The conference will be dedicated to the discussions on the implementation of the GDPR, ePrivacy, international data flows, the Internet of Things and best practices.
Digital technology brings greater efficiency in many walks of life, and elections are no exception. Online databases hugely facilitate the task of creating and managing accurate and up-to-date electoral rolls. In less developed countries, whose citizens often lack reliable identity documents, biometric technology can help to identify voters, thus preventing fraud in the form of multiple voting. However, for some aspects of election management, digitalisation is more controversial.
Commissioner Mariya Gabriel launches the Back2School month as part of the #SaferInternet4EU campaign.
On 13 September 2017, the Commission adopted a cybersecurity package with new initiatives to further improve EU cyber resilience, deterrence and defence. As part of these, the Commission tabled a legislative proposal to strengthen the European Union Agency for Network Information Security (ENISA). Following the adoption of the Network Information Security Directive in 2016, ENISA is expected to play a broader role in the EU’s cybersecurity landscape but is constrained by its current mandate and resources. The Commission has presented an ambitious reform proposal, including a permanent mandate for the agency, to ensure that ENISA can not only provide expert advice, as has been the case until now, but can also perform operational tasks. The proposal also envisages the creation of the first voluntary EU cybersecurity certification framework for ICT products, where ENISA will also play an important role. Within the European Parliament, the Industry, Research and Energy Committee adopted its report on the proposal in July, together with the decision to start negotiations with the Council. The first trilogue meeting is provisionally scheduled for 13 September, once Parliament approves the mandate during the September plenary session.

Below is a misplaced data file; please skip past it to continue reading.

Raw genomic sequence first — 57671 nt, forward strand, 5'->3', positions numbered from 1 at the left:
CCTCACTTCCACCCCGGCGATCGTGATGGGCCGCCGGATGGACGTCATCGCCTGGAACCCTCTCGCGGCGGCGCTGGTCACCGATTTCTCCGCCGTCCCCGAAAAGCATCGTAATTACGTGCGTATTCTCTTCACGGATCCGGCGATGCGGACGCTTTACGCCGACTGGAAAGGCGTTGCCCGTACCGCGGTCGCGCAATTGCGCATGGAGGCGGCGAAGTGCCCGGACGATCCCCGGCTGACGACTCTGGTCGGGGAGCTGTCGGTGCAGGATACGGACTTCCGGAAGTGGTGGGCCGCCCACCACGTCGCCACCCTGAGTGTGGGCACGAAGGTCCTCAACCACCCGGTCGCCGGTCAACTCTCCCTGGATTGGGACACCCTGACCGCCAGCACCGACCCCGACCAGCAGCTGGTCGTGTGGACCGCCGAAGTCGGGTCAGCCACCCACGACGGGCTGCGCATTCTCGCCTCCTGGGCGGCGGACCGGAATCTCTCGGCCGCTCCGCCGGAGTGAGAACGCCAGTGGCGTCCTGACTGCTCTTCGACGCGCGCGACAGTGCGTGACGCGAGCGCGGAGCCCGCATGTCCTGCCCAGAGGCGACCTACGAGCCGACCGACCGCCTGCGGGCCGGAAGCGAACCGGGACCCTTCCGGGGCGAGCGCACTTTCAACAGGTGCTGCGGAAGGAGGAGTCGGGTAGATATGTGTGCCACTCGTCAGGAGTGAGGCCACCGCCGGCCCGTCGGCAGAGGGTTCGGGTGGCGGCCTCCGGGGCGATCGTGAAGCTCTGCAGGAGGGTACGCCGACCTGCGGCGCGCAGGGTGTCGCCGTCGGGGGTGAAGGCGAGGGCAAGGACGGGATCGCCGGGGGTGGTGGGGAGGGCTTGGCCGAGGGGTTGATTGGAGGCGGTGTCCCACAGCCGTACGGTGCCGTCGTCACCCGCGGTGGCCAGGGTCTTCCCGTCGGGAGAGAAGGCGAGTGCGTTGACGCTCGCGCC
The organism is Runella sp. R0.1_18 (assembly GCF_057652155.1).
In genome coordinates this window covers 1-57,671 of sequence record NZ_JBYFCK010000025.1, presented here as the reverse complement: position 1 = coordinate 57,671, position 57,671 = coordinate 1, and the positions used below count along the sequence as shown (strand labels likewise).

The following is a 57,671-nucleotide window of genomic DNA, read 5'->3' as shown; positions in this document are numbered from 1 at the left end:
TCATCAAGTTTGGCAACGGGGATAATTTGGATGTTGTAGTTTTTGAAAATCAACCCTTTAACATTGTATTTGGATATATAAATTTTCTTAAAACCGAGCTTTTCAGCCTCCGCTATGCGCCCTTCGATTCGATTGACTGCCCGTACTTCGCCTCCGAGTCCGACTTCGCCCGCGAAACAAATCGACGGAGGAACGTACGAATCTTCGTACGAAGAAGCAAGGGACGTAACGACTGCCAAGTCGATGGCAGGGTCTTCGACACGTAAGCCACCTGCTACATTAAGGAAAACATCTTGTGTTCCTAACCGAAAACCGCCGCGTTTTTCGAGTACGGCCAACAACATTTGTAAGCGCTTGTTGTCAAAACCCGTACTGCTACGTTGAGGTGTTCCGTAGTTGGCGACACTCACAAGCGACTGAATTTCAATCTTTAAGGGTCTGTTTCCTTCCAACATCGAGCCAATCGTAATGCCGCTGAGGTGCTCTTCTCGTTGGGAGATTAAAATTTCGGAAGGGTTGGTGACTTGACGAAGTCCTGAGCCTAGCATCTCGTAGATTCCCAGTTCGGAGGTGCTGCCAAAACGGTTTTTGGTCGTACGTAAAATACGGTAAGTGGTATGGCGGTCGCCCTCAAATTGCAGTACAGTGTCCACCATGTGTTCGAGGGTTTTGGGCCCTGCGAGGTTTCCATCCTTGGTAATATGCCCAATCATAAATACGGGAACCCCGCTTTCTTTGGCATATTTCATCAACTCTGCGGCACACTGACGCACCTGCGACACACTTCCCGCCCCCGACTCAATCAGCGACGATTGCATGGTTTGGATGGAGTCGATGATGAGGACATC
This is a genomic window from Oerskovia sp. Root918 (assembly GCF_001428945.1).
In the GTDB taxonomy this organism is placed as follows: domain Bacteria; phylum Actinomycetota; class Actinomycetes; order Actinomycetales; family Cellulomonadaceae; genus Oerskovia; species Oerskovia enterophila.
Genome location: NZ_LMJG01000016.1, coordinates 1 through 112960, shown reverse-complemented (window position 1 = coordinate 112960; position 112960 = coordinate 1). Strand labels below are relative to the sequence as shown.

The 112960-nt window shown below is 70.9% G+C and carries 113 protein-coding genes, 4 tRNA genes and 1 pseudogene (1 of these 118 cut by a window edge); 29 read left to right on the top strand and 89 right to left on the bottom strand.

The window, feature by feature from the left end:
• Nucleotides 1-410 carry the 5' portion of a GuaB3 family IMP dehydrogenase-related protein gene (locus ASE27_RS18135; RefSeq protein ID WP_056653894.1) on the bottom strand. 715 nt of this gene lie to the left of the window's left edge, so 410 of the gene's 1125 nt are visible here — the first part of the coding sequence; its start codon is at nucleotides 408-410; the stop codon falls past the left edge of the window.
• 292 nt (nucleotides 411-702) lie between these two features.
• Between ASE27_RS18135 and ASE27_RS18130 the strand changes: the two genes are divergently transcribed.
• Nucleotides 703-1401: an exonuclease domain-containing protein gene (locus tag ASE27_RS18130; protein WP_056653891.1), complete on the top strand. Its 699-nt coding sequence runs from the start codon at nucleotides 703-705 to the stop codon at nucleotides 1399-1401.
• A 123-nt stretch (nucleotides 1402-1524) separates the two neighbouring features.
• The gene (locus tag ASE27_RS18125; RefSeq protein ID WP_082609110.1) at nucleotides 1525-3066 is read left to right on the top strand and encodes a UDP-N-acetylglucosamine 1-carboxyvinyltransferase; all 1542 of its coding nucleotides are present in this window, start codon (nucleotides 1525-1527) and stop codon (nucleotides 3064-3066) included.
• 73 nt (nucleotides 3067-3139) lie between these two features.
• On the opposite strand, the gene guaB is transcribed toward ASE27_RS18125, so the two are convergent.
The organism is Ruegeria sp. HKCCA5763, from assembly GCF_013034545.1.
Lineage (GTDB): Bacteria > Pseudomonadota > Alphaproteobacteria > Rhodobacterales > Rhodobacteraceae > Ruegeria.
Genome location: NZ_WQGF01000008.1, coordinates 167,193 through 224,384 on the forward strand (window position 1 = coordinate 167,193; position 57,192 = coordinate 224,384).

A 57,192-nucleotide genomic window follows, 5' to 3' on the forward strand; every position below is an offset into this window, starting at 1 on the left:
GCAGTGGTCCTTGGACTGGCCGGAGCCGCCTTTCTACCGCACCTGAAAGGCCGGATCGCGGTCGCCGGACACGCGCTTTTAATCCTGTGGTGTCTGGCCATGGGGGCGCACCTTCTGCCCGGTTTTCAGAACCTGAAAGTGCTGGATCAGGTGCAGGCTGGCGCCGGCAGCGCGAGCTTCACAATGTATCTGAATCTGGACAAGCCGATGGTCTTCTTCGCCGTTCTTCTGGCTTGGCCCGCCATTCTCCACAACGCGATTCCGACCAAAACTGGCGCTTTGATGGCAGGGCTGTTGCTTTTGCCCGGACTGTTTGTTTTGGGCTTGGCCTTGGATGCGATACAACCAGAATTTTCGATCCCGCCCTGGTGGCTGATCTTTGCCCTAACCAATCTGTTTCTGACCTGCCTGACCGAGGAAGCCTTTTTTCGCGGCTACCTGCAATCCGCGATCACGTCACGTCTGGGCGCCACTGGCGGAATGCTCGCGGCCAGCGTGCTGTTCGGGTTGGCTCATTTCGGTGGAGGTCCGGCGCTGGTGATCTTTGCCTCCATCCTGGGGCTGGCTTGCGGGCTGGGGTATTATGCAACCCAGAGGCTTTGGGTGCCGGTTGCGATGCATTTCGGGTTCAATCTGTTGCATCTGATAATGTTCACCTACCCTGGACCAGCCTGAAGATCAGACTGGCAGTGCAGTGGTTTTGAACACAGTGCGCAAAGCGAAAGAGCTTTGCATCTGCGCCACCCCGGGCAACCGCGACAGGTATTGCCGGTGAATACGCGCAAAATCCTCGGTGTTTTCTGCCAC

Exploring the relationship between ethics and technological innovation has always been a challenging task for policy-makers. Ethical considerations concerning the impact of research and innovation (R&I) are increasingly important owing to the quickening pace of technological innovation and the transformative potential and complexity of contemporary advances in science and technology. The multiplication of legal references to ethical principles and the mushrooming of ad hoc ethics committees indicate the institutional embedding of ethics into the scientific research process as such, but also into an increasing array of technological trajectories. Yet the rapid development of disruptive technologies means that social and ethical norms often struggle to keep up with technological development. But what if disruptive technologies were to challenge traditional ethical norms and structures?
Technologies are often seen either as objects of ethical scrutiny or as challenging traditional ethical norms. The advent of autonomous machines, deep learning and big data techniques, blockchain applications and ‘smart’ technological products raises the need to introduce ethical norms into these devices. The very act of building new and emerging technologies has also become the act of creating specific moral systems within which human and artificial agents will interact through transactions with moral implications. But what if technologies introduced and defined their own ethical standards?